US tells citizens to avoid Kabul airport amid security fears

The Taliban rejects responsibility for the Kabul airport chaos, saying the West could have had a better evacuation plan.

US soldiers stand guard as Afghans sit on a roadside near the military part of the airport in Kabul [Wakil Kohsar/AFP]
US soldiers stand guard as Afghans sit on a roadside near the military part of the airport in Kabul [Wakil Kohsar/AFP]

The United States has advised Americans in Afghanistan to avoid travelling to Kabul airport on Saturday due to “potential security threats”.

The US embassy advisory asked people to wait for “individual instructions from a US government representative”.

Six days after the Taliban took back power in Afghanistan, the flow of people trying to flee continued to overwhelm Kabul.

US President Joe Biden warned he could not predict the outcome of one of the “most difficult airlifts in history”.

Meanwhile, a Taliban official told Reuters news agency the chaos at the airport was not the responsibility of the group, saying “the West could have had a better plan to evacuate”.

The official speaking on condition of anonymity ruled out incidents of reported kidnappings of foreigners, but added, “we are questioning some of them before they exit the country”.

Here were the updates on Saturday:


People dying in wait outside Kabul airport: Sky News report

The bodies of at least three people were seen in the sweltering crush outside Kabul airport, television news footage showed, as thousands try desperately to flee Taliban rule in a chaotic evacuation.

The footage from Britain’s Sky News showed soldiers covering three bodies in white tarpaulins. It was not clear how they died.

Sky reporter Stuart Ramsay, who was at the airport, said that people at the front of the crowd were being “crushed” and that medics were rushing from casualty to casualty. The footage also showed multiple wounded people.

Ramsay said people were “dehydrated and terrified” and he filmed soldiers aiming a hose into the crowd, saying they were using “anything to cool them down”.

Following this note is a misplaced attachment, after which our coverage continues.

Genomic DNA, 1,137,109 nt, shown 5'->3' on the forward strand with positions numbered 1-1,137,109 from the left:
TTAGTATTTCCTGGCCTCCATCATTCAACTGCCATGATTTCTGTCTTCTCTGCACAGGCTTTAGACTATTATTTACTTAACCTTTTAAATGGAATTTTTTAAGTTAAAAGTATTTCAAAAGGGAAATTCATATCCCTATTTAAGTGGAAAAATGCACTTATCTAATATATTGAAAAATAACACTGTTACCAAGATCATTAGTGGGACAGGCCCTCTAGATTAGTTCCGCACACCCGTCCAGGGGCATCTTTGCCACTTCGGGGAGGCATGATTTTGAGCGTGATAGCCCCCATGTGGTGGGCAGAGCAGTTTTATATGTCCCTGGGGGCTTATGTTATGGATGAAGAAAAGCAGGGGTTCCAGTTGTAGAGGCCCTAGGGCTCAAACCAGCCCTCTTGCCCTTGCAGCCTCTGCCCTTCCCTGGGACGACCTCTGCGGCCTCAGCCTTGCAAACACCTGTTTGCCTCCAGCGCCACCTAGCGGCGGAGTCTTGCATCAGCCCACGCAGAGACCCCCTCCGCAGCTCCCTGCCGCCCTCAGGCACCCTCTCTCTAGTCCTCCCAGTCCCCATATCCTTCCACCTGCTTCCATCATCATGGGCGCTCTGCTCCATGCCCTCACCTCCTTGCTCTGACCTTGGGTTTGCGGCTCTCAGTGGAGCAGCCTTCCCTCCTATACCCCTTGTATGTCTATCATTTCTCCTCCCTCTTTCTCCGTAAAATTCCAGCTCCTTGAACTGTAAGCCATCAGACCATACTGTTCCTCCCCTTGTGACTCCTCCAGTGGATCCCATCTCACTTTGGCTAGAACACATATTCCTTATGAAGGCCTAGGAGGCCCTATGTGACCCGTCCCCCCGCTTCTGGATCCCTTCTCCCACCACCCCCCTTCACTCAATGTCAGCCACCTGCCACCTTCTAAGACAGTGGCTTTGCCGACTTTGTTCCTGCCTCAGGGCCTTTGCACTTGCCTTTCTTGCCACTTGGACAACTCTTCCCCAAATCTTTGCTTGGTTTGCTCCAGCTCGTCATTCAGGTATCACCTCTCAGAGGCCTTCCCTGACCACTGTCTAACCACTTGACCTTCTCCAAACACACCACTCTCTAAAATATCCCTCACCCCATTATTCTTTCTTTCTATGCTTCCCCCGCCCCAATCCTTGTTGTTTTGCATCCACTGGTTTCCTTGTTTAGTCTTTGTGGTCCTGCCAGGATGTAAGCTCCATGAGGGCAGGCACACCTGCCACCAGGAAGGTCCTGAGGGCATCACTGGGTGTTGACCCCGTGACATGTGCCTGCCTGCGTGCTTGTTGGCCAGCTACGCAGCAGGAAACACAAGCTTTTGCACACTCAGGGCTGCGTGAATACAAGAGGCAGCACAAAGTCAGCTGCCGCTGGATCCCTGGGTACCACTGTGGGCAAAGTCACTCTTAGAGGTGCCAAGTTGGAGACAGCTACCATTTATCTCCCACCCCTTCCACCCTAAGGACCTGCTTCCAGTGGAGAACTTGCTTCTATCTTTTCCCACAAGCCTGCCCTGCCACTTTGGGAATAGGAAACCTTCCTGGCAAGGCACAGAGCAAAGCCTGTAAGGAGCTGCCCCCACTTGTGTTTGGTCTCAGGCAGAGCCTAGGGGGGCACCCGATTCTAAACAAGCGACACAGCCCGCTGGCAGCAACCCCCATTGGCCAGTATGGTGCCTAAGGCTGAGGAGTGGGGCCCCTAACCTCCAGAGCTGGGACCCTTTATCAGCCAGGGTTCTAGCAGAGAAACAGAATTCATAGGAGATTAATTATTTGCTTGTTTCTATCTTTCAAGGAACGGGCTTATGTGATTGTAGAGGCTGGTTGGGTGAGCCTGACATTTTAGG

New Afghan system will be ‘inclusive’, Taliban tells Al Jazeera

Abdul Qahar Balkhi, from the Taliban’s Cultural Commission, has told Al Jazeera that talks are ongoing to form a new government and include discussions over whether the capital will remain in Kabul or move to the group’s birthplace of Kandahar.

“The consultations are ongoing of course it is going to be an inclusive system but I do not have the details of who is going to be in the government and who is not going to be in the government,” he said.

Balkhi acknowledged that Kabul airport remains a flashpoint, but said the chaos there was a problem created by the United States as it rushes to evacuate thousands of people.

“I think it is very unfortunate for people to be rushing to the airport the way they are at the moment … We have announced general amnesty for everyone, in the security forces from the senior to the junior level. This fear, this hysteria that is taking place is unfounded,” he said.

The Taliban is reported to have conducted raids on homes, targeted killings and harassed government and civil society figures. It denies the claims but said it is investigating cases of criminality.

“Our foremost priority is discipline in our own ranks and not enforcing laws on others but enforcing it on ourselves first and then giving it an example for the rest of society to follow suit so … if our members are involved in such things, they will be the first to be prosecuted,” Balkhi said.


Turkey’s Erdogan urges Putin to remain ‘open’ to Taliban

Turkish President Recep Tayyip Erdogan urges Russian counterpart Vladimir Putin to maintain dialogue with the Taliban and to take a “gradual” approach to relations with Afghanistan’s new rulers.

“We must keep the channels of open dialogue with the Taliban and pursue a gradual engagement instead of an approach based on hard conditions,” Erdogan said in a phone call with Putin, according to a statement from his office.

The Turkish leader also welcomed talks between the Taliban and former senior Afghan officials as “promising”.

“We welcome the Taliban’s moderate messages as positive for the moment, but the process ahead will be shaped not by their words but by their deeds,” Erdogan said.


Biden briefed on the Kabul situation, ISIL threat

The White House says President Joe Biden has been briefed by members of his national security team on the evolving situation in Afghanistan.

Biden and his team met in the White House Situation Room to discuss the security situation and counterterrorism operations, including against the ISIL (ISIS) group in Afghanistan. Evacuations and efforts to finalise agreements with third-party countries willing to serve as transit hubs for evacuees were also discussed.

Vice President Kamala Harris joined the meeting by secure video teleconference during her travels to Singapore. They were joined by Secretary of State Antony Blinken, Defense Secretary Lloyd Austin, Joint Chiefs of Staff Chairman General Mark Milley, National Security Adviser Jake Sullivan and National Intelligence Director Avril Haines, among others.


‘Impossible’ to evacuate all allied Afghans by August 31

“It’s mathematically impossible” for the US and its allies to evacuate the tens of thousands of Afghan personnel and families by August 31, EU foreign policy chief Josep Borrell told the AFP news agency.